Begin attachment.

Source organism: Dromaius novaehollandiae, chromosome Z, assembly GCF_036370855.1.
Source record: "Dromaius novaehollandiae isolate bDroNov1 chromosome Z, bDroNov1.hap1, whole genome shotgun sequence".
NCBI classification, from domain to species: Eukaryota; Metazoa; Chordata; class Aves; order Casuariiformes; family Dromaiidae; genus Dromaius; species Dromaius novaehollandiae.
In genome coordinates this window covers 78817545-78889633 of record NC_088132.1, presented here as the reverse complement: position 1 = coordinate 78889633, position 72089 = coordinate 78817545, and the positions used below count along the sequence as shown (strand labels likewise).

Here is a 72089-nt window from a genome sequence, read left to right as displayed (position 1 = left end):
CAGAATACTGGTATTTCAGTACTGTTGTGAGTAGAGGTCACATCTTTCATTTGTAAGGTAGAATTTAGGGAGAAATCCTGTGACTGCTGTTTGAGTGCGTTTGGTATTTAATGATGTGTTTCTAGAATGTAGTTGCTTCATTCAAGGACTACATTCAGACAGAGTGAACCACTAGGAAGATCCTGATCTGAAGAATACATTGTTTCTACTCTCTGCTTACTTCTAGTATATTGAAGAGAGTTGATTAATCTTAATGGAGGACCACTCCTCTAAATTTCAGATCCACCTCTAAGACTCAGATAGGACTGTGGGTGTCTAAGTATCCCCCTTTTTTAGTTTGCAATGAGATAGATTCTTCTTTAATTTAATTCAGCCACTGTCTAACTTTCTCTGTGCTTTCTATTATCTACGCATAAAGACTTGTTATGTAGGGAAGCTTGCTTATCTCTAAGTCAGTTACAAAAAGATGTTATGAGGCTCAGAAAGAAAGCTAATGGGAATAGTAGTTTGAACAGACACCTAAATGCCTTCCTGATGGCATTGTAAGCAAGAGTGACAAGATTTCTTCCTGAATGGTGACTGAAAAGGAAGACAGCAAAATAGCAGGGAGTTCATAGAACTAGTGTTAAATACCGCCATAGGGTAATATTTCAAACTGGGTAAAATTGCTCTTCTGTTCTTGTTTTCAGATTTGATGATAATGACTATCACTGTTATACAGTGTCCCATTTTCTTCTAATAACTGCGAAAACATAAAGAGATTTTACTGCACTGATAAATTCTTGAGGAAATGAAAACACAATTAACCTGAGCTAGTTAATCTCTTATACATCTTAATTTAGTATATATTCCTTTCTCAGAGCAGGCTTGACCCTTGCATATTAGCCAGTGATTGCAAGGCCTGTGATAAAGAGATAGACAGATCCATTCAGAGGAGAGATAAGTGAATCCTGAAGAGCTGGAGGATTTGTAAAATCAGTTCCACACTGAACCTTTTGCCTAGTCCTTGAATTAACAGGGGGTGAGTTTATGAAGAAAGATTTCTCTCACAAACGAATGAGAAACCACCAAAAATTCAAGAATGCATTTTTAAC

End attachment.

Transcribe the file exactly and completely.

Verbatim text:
Source organism: Dromaius novaehollandiae, chromosome Z, assembly GCF_036370855.1.
Source record: "Dromaius novaehollandiae isolate bDroNov1 chromosome Z, bDroNov1.hap1, whole genome shotgun sequence".
NCBI classification, from domain to species: Eukaryota; Metazoa; Chordata; class Aves; order Casuariiformes; family Dromaiidae; genus Dromaius; species Dromaius novaehollandiae.
In genome coordinates this window covers 78817545-78889633 of record NC_088132.1, presented here as the reverse complement: position 1 = coordinate 78889633, position 72089 = coordinate 78817545, and the positions used below count along the sequence as shown (strand labels likewise).

Here is a 72089-nt window from a genome sequence, read left to right as displayed (position 1 = left end):
CAGAATACTGGTATTTCAGTACTGTTGTGAGTAGAGGTCACATCTTTCATTTGTAAGGTAGAATTTAGGGAGAAATCCTGTGACTGCTGTTTGAGTGCGTTTGGTATTTAATGATGTGTTTCTAGAATGTAGTTGCTTCATTCAAGGACTACATTCAGACAGAGTGAACCACTAGGAAGATCCTGATCTGAAGAATACATTGTTTCTACTCTCTGCTTACTTCTAGTATATTGAAGAGAGTTGATTAATCTTAATGGAGGACCACTCCTCTAAATTTCAGATCCACCTCTAAGACTCAGATAGGACTGTGGGTGTCTAAGTATCCCCCTTTTTTAGTTTGCAATGAGATAGATTCTTCTTTAATTTAATTCAGCCACTGTCTAACTTTCTCTGTGCTTTCTATTATCTACGCATAAAGACTTGTTATGTAGGGAAGCTTGCTTATCTCTAAGTCAGTTACAAAAAGATGTTATGAGGCTCAGAAAGAAAGCTAATGGGAATAGTAGTTTGAACAGACACCTAAATGCCTTCCTGATGGCATTGTAAGCAAGAGTGACAAGATTTCTTCCTGAATGGTGACTGAAAAGGAAGACAGCAAAATAGCAGGGAGTTCATAGAACTAGTGTTAAATACCGCCATAGGGTAATATTTCAAACTGGGTAAAATTGCTCTTCTGTTCTTGTTTTCAGATTTGATGATAATGACTATCACTGTTATACAGTGTCCCATTTTCTTCTAATAACTGCGAAAACATAAAGAGATTTTACTGCACTGATAAATTCTTGAGGAAATGAAAACACAATTAACCTGAGCTAGTTAATCTCTTATACATCTTAATTTAGTATATATTCCTTTCTCAGAGCAGGCTTGACCCTTGCATATTAGCCAGTGATTGCAAGGCCTGTGATAAAGAGATAGACAGATCCATTCAGAGGAGAGATAAGTGAATCCTGAAGAGCTGGAGGATTTGTAAAATCAGTTCCACACTGAACCTTTTGCCTAGTCCTTGAATTAACAGGGGGTGAGTTTATGAAGAAAGATTTCTCTCACAAACGAATGAGAAACCACCAAAAATTCAAGAATGCATTTTTAAC